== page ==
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Submitted by on Mar 29, 2022

The term pantheon comes from the Greek noun pantheon, which means “of all gods” or “of or common to all gods,” and is derived from pan- “all” and theos “god.” A pantheon of gods is a typical feature in polytheistic civilizations, and the pantheon’s nature may be seen of as a mirror of the society:

A pantheon is a list of gods and goddesses from a particular culture that represents not just the society’s ideals but also its sense of self. A pantheon led by a thunderbolt-wielding dictator could imply patriarchy and a high regard for combat abilities. A pantheon led by a great-mother goddess might allude to an agrarian civilization rooted around villages. To address the Egyptian pantheon is to confront a worldview defined by a feeling of death and resurrection, as well as the agricultural significance of natural cycles. The Greek pantheon is a metaphor for a pragmatic approach to life that appreciates art, beauty, and personal power while remaining suspicious of human nature.

Scholars like Jaan Puhvel, J. P. Mallory, and Douglas Q. Adams have reconstructed features of the ancient Proto-Indo-European religion, which is the source of the faiths of the many Indo-European peoples, and discovered that it was fundamentally a naturalist numenistic religion. The concept of *dyus, which is found in various religious systems, is an example of a religious thought from this common history.

Pantheons tended to expand in size over time in many cultures. As empires expanded across greater territory, deities originally worshiped as patrons of cities or localities began to be gathered together. Conquests may result in the elder culture’s pantheon being subordinated to a newer one, as in the Greek Titanomachia, and probably also in the case of the sir and Vanir in Norse mythology. As seen with the Greeks, Etruscans, and Romans, cultural exchange can result in “the same” deity being renowned in two places under different names, as well as the cultural transmission of elements of a foreign religion into a local cult, such as the worship of the ancient Egyptian deity Osiris, which was later followed in ancient Greece. In his 1922 opus Economy and Society, Max Weber examines the ancient Greek philosophers’ proclivity to consider gods worshiped in other cultures’ pantheons as “equal to and so same with the deities of the decently ordered Greek pantheon.”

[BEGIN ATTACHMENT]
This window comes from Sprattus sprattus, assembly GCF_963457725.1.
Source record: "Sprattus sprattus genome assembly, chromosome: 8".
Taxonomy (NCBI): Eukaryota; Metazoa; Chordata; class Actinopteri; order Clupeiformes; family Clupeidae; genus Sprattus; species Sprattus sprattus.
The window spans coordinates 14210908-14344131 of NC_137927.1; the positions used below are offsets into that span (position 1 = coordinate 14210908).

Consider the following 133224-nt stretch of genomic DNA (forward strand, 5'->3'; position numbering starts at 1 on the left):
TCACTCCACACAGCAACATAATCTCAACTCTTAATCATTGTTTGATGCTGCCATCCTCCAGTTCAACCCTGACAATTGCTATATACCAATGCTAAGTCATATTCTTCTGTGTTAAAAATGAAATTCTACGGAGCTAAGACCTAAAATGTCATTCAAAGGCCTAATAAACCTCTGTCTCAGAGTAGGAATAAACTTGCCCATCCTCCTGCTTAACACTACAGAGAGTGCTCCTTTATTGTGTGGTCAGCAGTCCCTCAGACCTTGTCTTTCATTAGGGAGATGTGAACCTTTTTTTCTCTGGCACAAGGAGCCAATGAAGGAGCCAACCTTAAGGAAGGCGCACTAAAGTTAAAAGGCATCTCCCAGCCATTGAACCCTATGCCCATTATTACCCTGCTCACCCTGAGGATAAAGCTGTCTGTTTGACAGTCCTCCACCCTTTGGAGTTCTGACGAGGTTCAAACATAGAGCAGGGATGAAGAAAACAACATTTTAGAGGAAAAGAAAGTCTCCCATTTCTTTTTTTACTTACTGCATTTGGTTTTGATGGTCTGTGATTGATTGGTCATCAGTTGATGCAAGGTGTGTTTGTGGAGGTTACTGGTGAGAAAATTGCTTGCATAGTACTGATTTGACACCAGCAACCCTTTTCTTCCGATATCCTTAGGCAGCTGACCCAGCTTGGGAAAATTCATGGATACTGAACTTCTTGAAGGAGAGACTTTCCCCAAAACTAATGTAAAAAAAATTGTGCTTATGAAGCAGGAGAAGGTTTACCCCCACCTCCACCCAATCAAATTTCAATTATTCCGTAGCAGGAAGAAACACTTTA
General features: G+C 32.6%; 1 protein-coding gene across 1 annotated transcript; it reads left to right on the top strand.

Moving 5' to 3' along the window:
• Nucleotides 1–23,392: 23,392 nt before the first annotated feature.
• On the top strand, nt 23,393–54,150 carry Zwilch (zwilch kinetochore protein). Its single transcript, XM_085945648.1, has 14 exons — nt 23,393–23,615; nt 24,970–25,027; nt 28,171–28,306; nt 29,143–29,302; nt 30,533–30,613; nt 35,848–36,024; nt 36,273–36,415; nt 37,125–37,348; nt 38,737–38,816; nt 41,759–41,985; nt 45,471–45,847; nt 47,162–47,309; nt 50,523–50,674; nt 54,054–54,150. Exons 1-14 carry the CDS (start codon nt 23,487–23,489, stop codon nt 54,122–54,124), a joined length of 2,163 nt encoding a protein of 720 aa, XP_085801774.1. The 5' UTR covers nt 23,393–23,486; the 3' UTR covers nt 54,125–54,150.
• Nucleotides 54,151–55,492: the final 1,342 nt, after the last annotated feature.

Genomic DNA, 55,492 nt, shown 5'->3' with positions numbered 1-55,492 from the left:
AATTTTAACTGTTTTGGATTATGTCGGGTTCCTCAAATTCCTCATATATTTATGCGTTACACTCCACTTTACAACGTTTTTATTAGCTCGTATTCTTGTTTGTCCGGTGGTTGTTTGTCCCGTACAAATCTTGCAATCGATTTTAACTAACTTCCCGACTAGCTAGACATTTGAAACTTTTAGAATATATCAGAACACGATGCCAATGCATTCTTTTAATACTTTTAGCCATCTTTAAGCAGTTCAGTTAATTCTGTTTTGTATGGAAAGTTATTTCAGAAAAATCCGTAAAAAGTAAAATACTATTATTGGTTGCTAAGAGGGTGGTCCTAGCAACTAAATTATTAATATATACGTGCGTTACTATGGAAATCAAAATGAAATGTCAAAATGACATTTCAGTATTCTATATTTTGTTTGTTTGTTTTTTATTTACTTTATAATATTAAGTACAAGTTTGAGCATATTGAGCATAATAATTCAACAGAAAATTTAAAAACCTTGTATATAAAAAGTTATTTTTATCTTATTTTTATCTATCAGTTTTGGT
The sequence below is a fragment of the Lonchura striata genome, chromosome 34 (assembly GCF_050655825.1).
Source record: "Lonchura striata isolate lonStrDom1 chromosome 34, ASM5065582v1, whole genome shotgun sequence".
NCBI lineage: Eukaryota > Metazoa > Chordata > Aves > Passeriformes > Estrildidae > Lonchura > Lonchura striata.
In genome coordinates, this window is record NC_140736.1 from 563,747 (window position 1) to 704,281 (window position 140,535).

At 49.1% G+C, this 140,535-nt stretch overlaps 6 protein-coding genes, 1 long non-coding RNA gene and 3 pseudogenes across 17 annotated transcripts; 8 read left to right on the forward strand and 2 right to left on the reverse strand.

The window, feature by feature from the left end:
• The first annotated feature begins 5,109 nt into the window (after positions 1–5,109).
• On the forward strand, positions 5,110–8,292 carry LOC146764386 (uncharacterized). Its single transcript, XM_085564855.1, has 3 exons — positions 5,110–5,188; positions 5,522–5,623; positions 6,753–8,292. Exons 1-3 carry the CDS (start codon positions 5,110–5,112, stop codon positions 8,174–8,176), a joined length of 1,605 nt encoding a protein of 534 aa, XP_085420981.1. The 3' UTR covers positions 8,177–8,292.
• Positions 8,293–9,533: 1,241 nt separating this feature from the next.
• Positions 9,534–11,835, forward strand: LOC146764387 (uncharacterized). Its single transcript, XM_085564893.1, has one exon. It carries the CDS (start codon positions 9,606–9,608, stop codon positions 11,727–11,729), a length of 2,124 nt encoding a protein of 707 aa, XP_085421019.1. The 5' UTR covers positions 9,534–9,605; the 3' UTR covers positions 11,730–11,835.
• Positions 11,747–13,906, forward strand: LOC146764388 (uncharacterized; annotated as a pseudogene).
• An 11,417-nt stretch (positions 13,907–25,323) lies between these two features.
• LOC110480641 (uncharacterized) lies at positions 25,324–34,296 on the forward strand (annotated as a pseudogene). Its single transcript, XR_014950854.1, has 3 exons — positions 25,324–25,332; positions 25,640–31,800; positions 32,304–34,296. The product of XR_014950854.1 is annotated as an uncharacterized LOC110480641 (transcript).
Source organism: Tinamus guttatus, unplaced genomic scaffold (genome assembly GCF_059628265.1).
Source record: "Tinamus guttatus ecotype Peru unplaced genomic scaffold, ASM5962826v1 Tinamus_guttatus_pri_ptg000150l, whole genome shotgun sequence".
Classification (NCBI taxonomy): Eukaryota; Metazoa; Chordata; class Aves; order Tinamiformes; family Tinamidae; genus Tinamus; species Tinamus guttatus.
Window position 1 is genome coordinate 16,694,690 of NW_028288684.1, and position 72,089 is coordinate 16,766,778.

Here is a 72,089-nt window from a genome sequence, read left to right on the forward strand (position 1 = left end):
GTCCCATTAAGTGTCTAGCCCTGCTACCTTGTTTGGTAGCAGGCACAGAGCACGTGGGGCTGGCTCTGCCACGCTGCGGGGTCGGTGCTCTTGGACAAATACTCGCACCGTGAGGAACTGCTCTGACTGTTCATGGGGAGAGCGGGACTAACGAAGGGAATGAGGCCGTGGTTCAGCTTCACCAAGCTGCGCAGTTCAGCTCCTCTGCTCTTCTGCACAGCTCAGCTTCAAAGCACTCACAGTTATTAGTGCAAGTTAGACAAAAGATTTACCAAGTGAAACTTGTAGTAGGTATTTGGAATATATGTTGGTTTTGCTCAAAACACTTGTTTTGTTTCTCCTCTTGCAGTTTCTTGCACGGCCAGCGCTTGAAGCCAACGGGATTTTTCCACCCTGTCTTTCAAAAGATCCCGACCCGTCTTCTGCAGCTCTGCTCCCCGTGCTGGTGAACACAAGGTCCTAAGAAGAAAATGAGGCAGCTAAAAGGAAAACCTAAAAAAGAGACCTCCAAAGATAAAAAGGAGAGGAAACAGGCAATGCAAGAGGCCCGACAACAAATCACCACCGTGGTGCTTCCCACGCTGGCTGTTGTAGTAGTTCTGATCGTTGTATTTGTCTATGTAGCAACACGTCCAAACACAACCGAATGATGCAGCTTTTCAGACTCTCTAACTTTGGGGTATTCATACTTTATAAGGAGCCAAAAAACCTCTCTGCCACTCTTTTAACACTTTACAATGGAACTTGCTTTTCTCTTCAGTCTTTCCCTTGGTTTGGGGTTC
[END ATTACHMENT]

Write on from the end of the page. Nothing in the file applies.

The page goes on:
National pantheons were often condensed or streamlined into fewer gods, or into a single deity having authority over all of the territories originally allotted to a pantheon. Syrian and Palestinian tribes, for example, worshipped substantially smaller pantheons than those created in Egypt and Mesopotamia during the first millennium BCE in the ancient Near East. Weber also saw a relationship between a pantheon of gods and the rise of monotheism, claiming that a god’s dominance over a pantheon was a step toward adherents of the pantheon perceiving that god as “an international or universal deity, a transnational god of the entire globe.” The creation of the short-lived tradition of Atenism in ancient Egypt, with that duty being granted to the sun god, was the earliest documented instance of a pantheon being consolidated into a single deity, or dismissed in favor of a single god. A similar process is considered to have occurred with the Israelite god Yahweh, who “would have four or five fellow gods in attendance as he became the national high god as a typical West Semitic deity.”

In twentieth-century fantasy fiction and role-playing games like Dungeons & Dragons, the notion of a pantheon of gods has been extensively replicated. These applications tend to be highly influenced by historical trends. In these situations, it is vital for the writer to create a pantheon of gods that suits the genre, with the gods’ qualities balanced so that none of them may overrun the plot, and so that the characters’ actions are not overshadowed by the gods’ intrigues.

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